My daughter, who goes to a public high school, has been exclaiming about her heavy homework load this year – particularly in AP American History where she is expected to take copious notes from her textbook reading. I’ve been watching with interest, to see if this method helps her retain any of the information. It also got me thinking about my boys off at college. They never took notes in high school, because they didn’t go to high school. It never really occurred to me that they should learn such a thing. In my mind, note-taking was something you did during a lecture to help remember what the teacher said, and this was before the age of Powerpoint and online course notes. I did show them how to take notes for research papers, and how to keep track of works cited. But we didn’t do “lectures” in our homeschool, so they never learned to record information in this way. Did this handicap my kids when they went off to sit in lecture halls at college?
What my kids think of taking notes
When polled, my oldest son said: “I don’t think the lack of note-taking lessons hurt me at all. I just sorta DO it, it’s not exactly rocket science. I feel like everyone ends up developing a unique style anyway, so there’s not a huge amount of benefit in learning a particular method.”
My younger son reported that he does have a hard time taking notes, but mainly because his handwriting is so slow. If he brings his laptop to class though, he can type amazingly fast – being ambidextrous may be a disadvantage with pen or pencil, but it’s pretty handy with a keyboard! Most of the time, he prefers not to take notes at all because it distracts him from listening to the professor. He listens with intense focus and somehow remembers everything he hears. It depends on what type of course he’s taking as well. Most of his classes now are about math, computer science, physics and music theory. For these topics, it’s more important for him to understand what is happening then to absorb a lot of random facts and figures. Later, while studying or doing homework, he pulls it all together in his notebooks to solve problems.
What about those information dense courses such as history, biology and foreign language? My daughter’s not sure yet if her history teacher’s note-taking requirement will help her remember, but she is a devoted believer in flash cards. For her, making little flash cards for vocabulary words, grammar rules and biology facts really helped her learn the material in past coursework.
What the pros think of taking notes
In an interesting paper called “Note Taking and Learning: A Summary of Research” presented by the WAC (Writing Across the Curriculum) Journal, the authors state that the function of note-taking is twofold: “Note-takers take notes to fulfill two major functions: to record information and/or to aid in reflection.” It’s not surprising that note-taking is really a very complicated skill that requires the student to decide what is important and how to describe it in a few keywords. The very act of note-taking is supposed to help students remember – especially if they transform the original information source and put it in their own words. Summarizing has been shown to be more effective than simply highlighting words in a text.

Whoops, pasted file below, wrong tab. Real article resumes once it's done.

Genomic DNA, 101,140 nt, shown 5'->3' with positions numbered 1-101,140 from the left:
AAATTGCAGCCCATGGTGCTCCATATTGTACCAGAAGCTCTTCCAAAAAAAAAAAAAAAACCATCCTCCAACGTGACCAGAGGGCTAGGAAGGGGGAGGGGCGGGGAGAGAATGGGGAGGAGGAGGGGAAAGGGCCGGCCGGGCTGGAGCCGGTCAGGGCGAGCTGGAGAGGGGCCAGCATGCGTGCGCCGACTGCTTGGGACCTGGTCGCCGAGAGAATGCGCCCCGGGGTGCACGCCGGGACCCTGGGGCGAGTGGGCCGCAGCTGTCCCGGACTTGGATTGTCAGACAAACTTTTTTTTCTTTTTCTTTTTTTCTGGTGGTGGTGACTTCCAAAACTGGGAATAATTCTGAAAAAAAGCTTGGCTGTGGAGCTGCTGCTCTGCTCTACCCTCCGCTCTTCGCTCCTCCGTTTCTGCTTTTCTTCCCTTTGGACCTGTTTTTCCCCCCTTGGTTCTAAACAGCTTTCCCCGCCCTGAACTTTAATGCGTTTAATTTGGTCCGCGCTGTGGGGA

This paper also summarizes the studies done to evaluate the effectiveness of different methods of note-taking. It seems that recording information in a matrix or keyword tree type diagram is more effective than the outline structure, which in turn is more effective than the linear method used by most students. This means that using the whole page to spatially organize information into categories is more effective than just line after line of abbreviated notes. For examples of what this looks like, please do look up images of this type of note-taking online.
How does this work for homeschooling kids?
I can certainly understand how matrix style note-taking could really help the university student, which is the focus of the WAC Journal paper. And even though homeschooling students don’t typically sit through lectures, I can see how some form of note-taking would help “aid in reflection” as kids process information learned through reading, watching or learning from experience. It also occurred to me that some of our common homeschooling methods already fill that role.
Charlotte Mason style narration for example, asks kids to summarize material learned in their own words, first through oral narration and then written as they get older. There are many other narration methods for kids with different learning styles to transform raw information and put it in a form that is personally meaningful.
Lapbooks, notebooking, foldables, and other forms of paper projects all seem to serve a similar role in helping a student create something unique out of pure information. Another style that might appeal to your kids is visual note-taking or sketchnotes. A little online searching will yield some amazing examples.
As in so many other things, I think the best way for a student to “take notes” and process information will depend on his or her learning style. Show your kids examples of what other people have tried, and see if anything jumps out at them. They might want to try different techniques for that biology textbook or those world history DVDs, all with the objective of retaining and understanding what they learn. Next week I’ll post some examples of cartoon timeline cards my boys made for studying history – humor being their favorite way to spin any subject.